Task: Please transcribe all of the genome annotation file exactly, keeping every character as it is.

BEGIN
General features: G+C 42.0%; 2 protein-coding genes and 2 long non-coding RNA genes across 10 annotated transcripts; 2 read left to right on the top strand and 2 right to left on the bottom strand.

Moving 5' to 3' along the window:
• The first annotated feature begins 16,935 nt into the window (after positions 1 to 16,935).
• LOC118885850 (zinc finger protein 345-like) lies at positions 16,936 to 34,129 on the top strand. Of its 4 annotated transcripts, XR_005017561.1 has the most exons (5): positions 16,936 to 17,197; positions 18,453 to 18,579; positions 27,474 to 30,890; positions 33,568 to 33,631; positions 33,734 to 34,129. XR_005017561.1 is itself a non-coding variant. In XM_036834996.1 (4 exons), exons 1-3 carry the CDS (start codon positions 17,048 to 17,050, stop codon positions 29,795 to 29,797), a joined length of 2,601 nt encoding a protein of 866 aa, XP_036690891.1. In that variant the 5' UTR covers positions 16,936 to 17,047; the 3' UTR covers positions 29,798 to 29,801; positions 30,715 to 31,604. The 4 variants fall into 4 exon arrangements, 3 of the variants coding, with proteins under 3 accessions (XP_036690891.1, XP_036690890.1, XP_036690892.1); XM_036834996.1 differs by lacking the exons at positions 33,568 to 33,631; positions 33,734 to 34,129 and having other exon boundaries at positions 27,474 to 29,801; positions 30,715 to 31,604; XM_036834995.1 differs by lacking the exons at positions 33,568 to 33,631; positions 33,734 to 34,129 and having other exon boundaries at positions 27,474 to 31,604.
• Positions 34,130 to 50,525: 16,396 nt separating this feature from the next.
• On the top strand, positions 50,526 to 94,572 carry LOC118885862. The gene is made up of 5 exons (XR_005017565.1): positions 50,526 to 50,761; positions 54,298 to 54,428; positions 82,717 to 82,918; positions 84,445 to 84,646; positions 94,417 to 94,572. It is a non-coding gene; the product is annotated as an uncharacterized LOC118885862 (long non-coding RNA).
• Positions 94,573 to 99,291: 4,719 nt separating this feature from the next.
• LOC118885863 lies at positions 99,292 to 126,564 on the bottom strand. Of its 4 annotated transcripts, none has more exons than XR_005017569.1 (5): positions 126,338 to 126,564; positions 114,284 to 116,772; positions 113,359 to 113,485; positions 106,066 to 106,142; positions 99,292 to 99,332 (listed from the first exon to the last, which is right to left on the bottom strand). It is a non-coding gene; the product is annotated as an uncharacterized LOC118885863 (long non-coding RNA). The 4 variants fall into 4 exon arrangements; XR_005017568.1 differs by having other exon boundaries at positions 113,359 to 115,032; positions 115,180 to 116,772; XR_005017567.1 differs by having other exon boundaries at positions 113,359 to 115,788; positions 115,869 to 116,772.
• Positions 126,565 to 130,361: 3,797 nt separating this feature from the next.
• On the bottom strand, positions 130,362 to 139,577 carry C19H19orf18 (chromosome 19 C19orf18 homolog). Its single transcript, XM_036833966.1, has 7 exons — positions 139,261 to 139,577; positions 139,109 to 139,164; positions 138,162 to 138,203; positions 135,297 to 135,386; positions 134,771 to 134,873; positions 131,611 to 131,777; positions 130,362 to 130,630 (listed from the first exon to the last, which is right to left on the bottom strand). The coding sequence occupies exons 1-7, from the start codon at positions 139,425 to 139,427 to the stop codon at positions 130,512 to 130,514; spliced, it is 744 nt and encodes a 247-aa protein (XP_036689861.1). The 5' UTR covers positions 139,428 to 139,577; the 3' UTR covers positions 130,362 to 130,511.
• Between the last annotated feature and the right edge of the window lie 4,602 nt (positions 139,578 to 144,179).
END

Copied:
General features: G+C 42.0%; 2 protein-coding genes and 2 long non-coding RNA genes across 10 annotated transcripts; 2 read left to right on the top strand and 2 right to left on the bottom strand.

Moving 5' to 3' along the window:
• The first annotated feature begins 16,935 nt into the window (after positions 1 to 16,935).
• LOC118885850 (zinc finger protein 345-like) lies at positions 16,936 to 34,129 on the top strand. Of its 4 annotated transcripts, XR_005017561.1 has the most exons (5): positions 16,936 to 17,197; positions 18,453 to 18,579; positions 27,474 to 30,890; positions 33,568 to 33,631; positions 33,734 to 34,129. XR_005017561.1 is itself a non-coding variant. In XM_036834996.1 (4 exons), exons 1-3 carry the CDS (start codon positions 17,048 to 17,050, stop codon positions 29,795 to 29,797), a joined length of 2,601 nt encoding a protein of 866 aa, XP_036690891.1. In that variant the 5' UTR covers positions 16,936 to 17,047; the 3' UTR covers positions 29,798 to 29,801; positions 30,715 to 31,604. The 4 variants fall into 4 exon arrangements, 3 of the variants coding, with proteins under 3 accessions (XP_036690891.1, XP_036690890.1, XP_036690892.1); XM_036834996.1 differs by lacking the exons at positions 33,568 to 33,631; positions 33,734 to 34,129 and having other exon boundaries at positions 27,474 to 29,801; positions 30,715 to 31,604; XM_036834995.1 differs by lacking the exons at positions 33,568 to 33,631; positions 33,734 to 34,129 and having other exon boundaries at positions 27,474 to 31,604.
• Positions 34,130 to 50,525: 16,396 nt separating this feature from the next.
• On the top strand, positions 50,526 to 94,572 carry LOC118885862. The gene is made up of 5 exons (XR_005017565.1): positions 50,526 to 50,761; positions 54,298 to 54,428; positions 82,717 to 82,918; positions 84,445 to 84,646; positions 94,417 to 94,572. It is a non-coding gene; the product is annotated as an uncharacterized LOC118885862 (long non-coding RNA).
• Positions 94,573 to 99,291: 4,719 nt separating this feature from the next.
• LOC118885863 lies at positions 99,292 to 126,564 on the bottom strand. Of its 4 annotated transcripts, none has more exons than XR_005017569.1 (5): positions 126,338 to 126,564; positions 114,284 to 116,772; positions 113,359 to 113,485; positions 106,066 to 106,142; positions 99,292 to 99,332 (listed from the first exon to the last, which is right to left on the bottom strand). It is a non-coding gene; the product is annotated as an uncharacterized LOC118885863 (long non-coding RNA). The 4 variants fall into 4 exon arrangements; XR_005017568.1 differs by having other exon boundaries at positions 113,359 to 115,032; positions 115,180 to 116,772; XR_005017567.1 differs by having other exon boundaries at positions 113,359 to 115,788; positions 115,869 to 116,772.
• Positions 126,565 to 130,361: 3,797 nt separating this feature from the next.
• On the bottom strand, positions 130,362 to 139,577 carry C19H19orf18 (chromosome 19 C19orf18 homolog). Its single transcript, XM_036833966.1, has 7 exons — positions 139,261 to 139,577; positions 139,109 to 139,164; positions 138,162 to 138,203; positions 135,297 to 135,386; positions 134,771 to 134,873; positions 131,611 to 131,777; positions 130,362 to 130,630 (listed from the first exon to the last, which is right to left on the bottom strand). The coding sequence occupies exons 1-7, from the start codon at positions 139,425 to 139,427 to the stop codon at positions 130,512 to 130,514; spliced, it is 744 nt and encodes a 247-aa protein (XP_036689861.1). The 5' UTR covers positions 139,428 to 139,577; the 3' UTR covers positions 130,362 to 130,511.
• Between the last annotated feature and the right edge of the window lie 4,602 nt (positions 139,578 to 144,179).